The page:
A group of local residents and business owners near the future new home of the OB VFW Outpost 1392 are seeking to block the VFW from opening its doors.
Local members of the area’s neighborhood watch activated their email tree to express their concern over what they view as an unsuitable replacement for the restaurant that formerly called the building at the corner of Pt. Loma Ave. and Ebers St. home. Their concerns stem from the canteen portion of the VFW operation, and the fear that the cheap prices on alcoholic beverages that members pay will lead to excessive alcohol consumption, unacceptable noise levels, overcrowding, and all around undesirable behavior.
The email chain began a week ago as local residents turned to public officials looking for ways to stop the VFW from moving in. It included responses from a representative from Assemblywoman Toni Atkins’ office as well as former City Councilman Michael Zucchet, who lives in the neighborhood.
The VFW had been searching for a new home since their lease was not renewed by their former landlord after 27 years on Newport Ave. After nearly six months of searching, they at last found a suitable location: The ex-home of Ranchos Natural Foods, which had remained vacant since the market/vegan restaurant left the site five years ago.
Zucchet, the former city councilman who was recently exonerated from bribery charges brought by the US Attorney for San Diego in 2005, has apparently been the primary contact between the community group and City Council District 2 Representative Kevin Faulconer, who has taken up the group’s cause.
In the email communiqués the OB Rag has obtained, Mr. Zucchet references what the group believes to be the objectionable nature of the VFW canteen, writing “Not surprisingly, they have had a hard time finding a location and so they are ‘leaning heavily’ toward this location, but Kevin’s involvement has gotten their attention.” Zucchet also cites a “Yelp” review of the previous VFW location where several people described “bellying up” to a crowded bar and partaking in cheap cocktails.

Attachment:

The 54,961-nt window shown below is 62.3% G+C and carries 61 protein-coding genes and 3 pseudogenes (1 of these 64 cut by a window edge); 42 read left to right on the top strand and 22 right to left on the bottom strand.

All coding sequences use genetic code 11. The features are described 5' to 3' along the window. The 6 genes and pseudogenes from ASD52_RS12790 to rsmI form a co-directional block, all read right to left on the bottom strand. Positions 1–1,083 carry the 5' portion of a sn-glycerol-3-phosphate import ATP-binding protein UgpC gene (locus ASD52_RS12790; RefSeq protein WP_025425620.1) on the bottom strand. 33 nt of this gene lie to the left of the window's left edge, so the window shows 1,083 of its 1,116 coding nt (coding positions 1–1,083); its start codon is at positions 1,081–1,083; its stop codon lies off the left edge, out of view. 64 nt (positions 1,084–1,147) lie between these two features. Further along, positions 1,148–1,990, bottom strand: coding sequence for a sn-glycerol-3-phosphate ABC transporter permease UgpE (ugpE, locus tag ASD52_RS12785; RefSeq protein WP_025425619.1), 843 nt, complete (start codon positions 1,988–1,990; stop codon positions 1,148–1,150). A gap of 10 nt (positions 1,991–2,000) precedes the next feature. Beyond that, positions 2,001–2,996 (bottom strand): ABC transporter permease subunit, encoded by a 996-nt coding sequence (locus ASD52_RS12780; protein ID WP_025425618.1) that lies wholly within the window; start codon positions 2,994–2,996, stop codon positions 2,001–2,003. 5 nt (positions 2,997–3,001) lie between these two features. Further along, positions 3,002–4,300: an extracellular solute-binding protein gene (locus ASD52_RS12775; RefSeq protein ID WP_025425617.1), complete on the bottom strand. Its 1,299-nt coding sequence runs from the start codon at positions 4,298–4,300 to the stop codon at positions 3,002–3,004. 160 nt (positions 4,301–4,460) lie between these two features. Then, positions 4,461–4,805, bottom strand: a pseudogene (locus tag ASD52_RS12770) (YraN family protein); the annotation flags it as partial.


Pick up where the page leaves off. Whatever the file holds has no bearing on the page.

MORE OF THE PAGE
One patron identified as “Laurel T” described entering the VFW during the OB Street Fair (presumably in 2009) and finding the place “jam packed with people of all ages, veterans and civilians alike.” She goes on to explain how she and her friends got “smashed” on round after round of incredibly cheap drinks.
The clear implication from the email chain is that the kind of scene that “Laurel T” wrote about in her review will be the norm in the new neighborhood, and that the VFW Outpost thrives by opening its doors to anyone and everyone, plying one and all with inexpensive drinks. Further, Zucchet implies that the reason the outpost has struggled to find a new location is precisely because of the assumption of a rowdy and disruptive nature.
Not true says Vic Tulsie, quartermaster of VFW Outpost 1392. The VFW is open for members only, and is not open to the public. Only those who have served in combat operations on foreign soil are eligible to become members. Members are allowed to bring a guest, but those guests may only remain on the premises as long as their host does.
The scene encountered by “Laurel T” was likely one of those very rare occasions when the VFW did open their doors to the public, which includes the annual OB Street fair that takes place on Newport Ave. where the VFW Outpost was located. It was just one of the many businesses to participate in the festivities. Such occasions are sure to be even rarer at the new location since it is far removed from where the fair is held.
Tulsie and his fellow veterans have invited the neighborhood to a meeting at the new outpost at 4705 Pt. Loma Ave. at 5pm today (Fri. Jan 28th). Those concerned are encouraged to come and speak directly to the VFW members and air their concerns. Among those expected to attend are Councilman Faulconer and a representative from Senator Dianne Feinstein’s office.
Tulsie has also requested that representatives from the San Diego Police Department attend and answer questions from the neighbors. Tulsie is concerned that the former location—in the alleyway next to the Apple Tree—has given the community the wrong impression. Police are often seen in that alley dealing with transients who are usually mistaken as having come from the VFW outpost. The officers in attendance, Tulsie said, are expected to reassure the community that the calls they have responded to in the alley have not been related to activity at the VFW, and that they have had no problems associated with the VFW.